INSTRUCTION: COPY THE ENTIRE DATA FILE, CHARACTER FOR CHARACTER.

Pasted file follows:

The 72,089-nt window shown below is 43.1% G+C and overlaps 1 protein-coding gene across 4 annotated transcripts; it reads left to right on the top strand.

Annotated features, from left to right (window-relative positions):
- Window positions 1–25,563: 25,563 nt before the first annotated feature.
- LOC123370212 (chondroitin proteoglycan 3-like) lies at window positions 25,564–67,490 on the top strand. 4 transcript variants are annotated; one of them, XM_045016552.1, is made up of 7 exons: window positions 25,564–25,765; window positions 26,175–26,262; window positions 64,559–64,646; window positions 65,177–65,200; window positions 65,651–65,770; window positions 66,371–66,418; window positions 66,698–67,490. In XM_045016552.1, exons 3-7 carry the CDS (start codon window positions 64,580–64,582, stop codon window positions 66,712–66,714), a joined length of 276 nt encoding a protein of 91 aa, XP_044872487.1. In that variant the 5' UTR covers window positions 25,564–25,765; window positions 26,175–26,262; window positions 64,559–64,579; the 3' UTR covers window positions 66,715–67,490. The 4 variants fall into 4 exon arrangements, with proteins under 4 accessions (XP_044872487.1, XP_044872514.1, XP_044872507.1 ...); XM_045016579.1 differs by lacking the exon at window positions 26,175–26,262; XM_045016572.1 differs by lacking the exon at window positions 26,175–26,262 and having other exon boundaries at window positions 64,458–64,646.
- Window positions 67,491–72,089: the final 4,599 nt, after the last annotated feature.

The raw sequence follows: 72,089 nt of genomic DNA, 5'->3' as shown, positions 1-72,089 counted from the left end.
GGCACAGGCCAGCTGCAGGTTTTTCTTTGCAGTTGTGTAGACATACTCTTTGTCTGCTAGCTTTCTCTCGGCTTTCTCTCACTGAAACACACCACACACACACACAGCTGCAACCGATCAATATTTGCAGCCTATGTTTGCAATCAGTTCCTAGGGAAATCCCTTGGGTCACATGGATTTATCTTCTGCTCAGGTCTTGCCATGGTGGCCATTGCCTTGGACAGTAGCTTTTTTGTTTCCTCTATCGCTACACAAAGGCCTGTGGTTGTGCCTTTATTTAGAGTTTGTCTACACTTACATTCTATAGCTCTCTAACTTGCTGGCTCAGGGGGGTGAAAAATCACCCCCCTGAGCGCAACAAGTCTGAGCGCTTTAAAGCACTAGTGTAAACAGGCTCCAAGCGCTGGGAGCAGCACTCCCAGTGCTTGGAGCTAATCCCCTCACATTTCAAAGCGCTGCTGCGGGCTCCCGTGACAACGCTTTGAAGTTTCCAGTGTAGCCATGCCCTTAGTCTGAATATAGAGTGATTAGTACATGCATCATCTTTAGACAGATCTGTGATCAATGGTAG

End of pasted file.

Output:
The 72,089-nt window shown below is 43.1% G+C and overlaps 1 protein-coding gene across 4 annotated transcripts; it reads left to right on the top strand.

Annotated features, from left to right (window-relative positions):
- Window positions 1–25,563: 25,563 nt before the first annotated feature.
- LOC123370212 (chondroitin proteoglycan 3-like) lies at window positions 25,564–67,490 on the top strand. 4 transcript variants are annotated; one of them, XM_045016552.1, is made up of 7 exons: window positions 25,564–25,765; window positions 26,175–26,262; window positions 64,559–64,646; window positions 65,177–65,200; window positions 65,651–65,770; window positions 66,371–66,418; window positions 66,698–67,490. In XM_045016552.1, exons 3-7 carry the CDS (start codon window positions 64,580–64,582, stop codon window positions 66,712–66,714), a joined length of 276 nt encoding a protein of 91 aa, XP_044872487.1. In that variant the 5' UTR covers window positions 25,564–25,765; window positions 26,175–26,262; window positions 64,559–64,579; the 3' UTR covers window positions 66,715–67,490. The 4 variants fall into 4 exon arrangements, with proteins under 4 accessions (XP_044872487.1, XP_044872514.1, XP_044872507.1 ...); XM_045016579.1 differs by lacking the exon at window positions 26,175–26,262; XM_045016572.1 differs by lacking the exon at window positions 26,175–26,262 and having other exon boundaries at window positions 64,458–64,646.
- Window positions 67,491–72,089: the final 4,599 nt, after the last annotated feature.

The raw sequence follows: 72,089 nt of genomic DNA, 5'->3' as shown, positions 1-72,089 counted from the left end.
GGCACAGGCCAGCTGCAGGTTTTTCTTTGCAGTTGTGTAGACATACTCTTTGTCTGCTAGCTTTCTCTCGGCTTTCTCTCACTGAAACACACCACACACACACACAGCTGCAACCGATCAATATTTGCAGCCTATGTTTGCAATCAGTTCCTAGGGAAATCCCTTGGGTCACATGGATTTATCTTCTGCTCAGGTCTTGCCATGGTGGCCATTGCCTTGGACAGTAGCTTTTTTGTTTCCTCTATCGCTACACAAAGGCCTGTGGTTGTGCCTTTATTTAGAGTTTGTCTACACTTACATTCTATAGCTCTCTAACTTGCTGGCTCAGGGGGGTGAAAAATCACCCCCCTGAGCGCAACAAGTCTGAGCGCTTTAAAGCACTAGTGTAAACAGGCTCCAAGCGCTGGGAGCAGCACTCCCAGTGCTTGGAGCTAATCCCCTCACATTTCAAAGCGCTGCTGCGGGCTCCCGTGACAACGCTTTGAAGTTTCCAGTGTAGCCATGCCCTTAGTCTGAATATAGAGTGATTAGTACATGCATCATCTTTAGACAGATCTGTGATCAATGGTAG